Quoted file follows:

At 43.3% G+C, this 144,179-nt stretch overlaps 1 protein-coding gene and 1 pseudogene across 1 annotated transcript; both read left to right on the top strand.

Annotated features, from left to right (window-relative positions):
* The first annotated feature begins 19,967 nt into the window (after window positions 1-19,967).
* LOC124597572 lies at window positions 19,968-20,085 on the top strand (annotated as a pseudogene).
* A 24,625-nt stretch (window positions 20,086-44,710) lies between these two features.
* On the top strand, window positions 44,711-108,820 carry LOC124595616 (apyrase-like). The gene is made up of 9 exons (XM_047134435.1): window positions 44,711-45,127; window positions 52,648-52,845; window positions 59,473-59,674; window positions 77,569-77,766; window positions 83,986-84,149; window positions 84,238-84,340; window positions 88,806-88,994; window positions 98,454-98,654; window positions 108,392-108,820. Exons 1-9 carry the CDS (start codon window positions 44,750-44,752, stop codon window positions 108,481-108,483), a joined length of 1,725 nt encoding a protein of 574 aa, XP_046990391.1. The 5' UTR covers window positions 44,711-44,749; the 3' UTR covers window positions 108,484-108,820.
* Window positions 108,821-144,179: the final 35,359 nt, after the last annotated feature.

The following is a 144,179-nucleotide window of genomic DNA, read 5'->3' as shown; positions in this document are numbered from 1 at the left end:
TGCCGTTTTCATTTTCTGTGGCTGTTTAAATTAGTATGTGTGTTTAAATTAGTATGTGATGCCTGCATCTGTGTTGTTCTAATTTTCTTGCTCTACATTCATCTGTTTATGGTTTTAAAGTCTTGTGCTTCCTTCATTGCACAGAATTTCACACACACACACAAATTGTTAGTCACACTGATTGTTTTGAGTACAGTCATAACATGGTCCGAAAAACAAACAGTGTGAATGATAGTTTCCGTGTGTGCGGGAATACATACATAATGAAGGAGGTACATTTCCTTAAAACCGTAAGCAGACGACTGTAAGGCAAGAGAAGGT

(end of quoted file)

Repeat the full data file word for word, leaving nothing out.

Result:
At 43.3% G+C, this 144,179-nt stretch overlaps 1 protein-coding gene and 1 pseudogene across 1 annotated transcript; both read left to right on the top strand.

Annotated features, from left to right (window-relative positions):
* The first annotated feature begins 19,967 nt into the window (after window positions 1-19,967).
* LOC124597572 lies at window positions 19,968-20,085 on the top strand (annotated as a pseudogene).
* A 24,625-nt stretch (window positions 20,086-44,710) lies between these two features.
* On the top strand, window positions 44,711-108,820 carry LOC124595616 (apyrase-like). The gene is made up of 9 exons (XM_047134435.1): window positions 44,711-45,127; window positions 52,648-52,845; window positions 59,473-59,674; window positions 77,569-77,766; window positions 83,986-84,149; window positions 84,238-84,340; window positions 88,806-88,994; window positions 98,454-98,654; window positions 108,392-108,820. Exons 1-9 carry the CDS (start codon window positions 44,750-44,752, stop codon window positions 108,481-108,483), a joined length of 1,725 nt encoding a protein of 574 aa, XP_046990391.1. The 5' UTR covers window positions 44,711-44,749; the 3' UTR covers window positions 108,484-108,820.
* Window positions 108,821-144,179: the final 35,359 nt, after the last annotated feature.

The following is a 144,179-nucleotide window of genomic DNA, read 5'->3' as shown; positions in this document are numbered from 1 at the left end:
TGCCGTTTTCATTTTCTGTGGCTGTTTAAATTAGTATGTGTGTTTAAATTAGTATGTGATGCCTGCATCTGTGTTGTTCTAATTTTCTTGCTCTACATTCATCTGTTTATGGTTTTAAAGTCTTGTGCTTCCTTCATTGCACAGAATTTCACACACACACACAAATTGTTAGTCACACTGATTGTTTTGAGTACAGTCATAACATGGTCCGAAAAACAAACAGTGTGAATGATAGTTTCCGTGTGTGCGGGAATACATACATAATGAAGGAGGTACATTTCCTTAAAACCGTAAGCAGACGACTGTAAGGCAAGAGAAGGT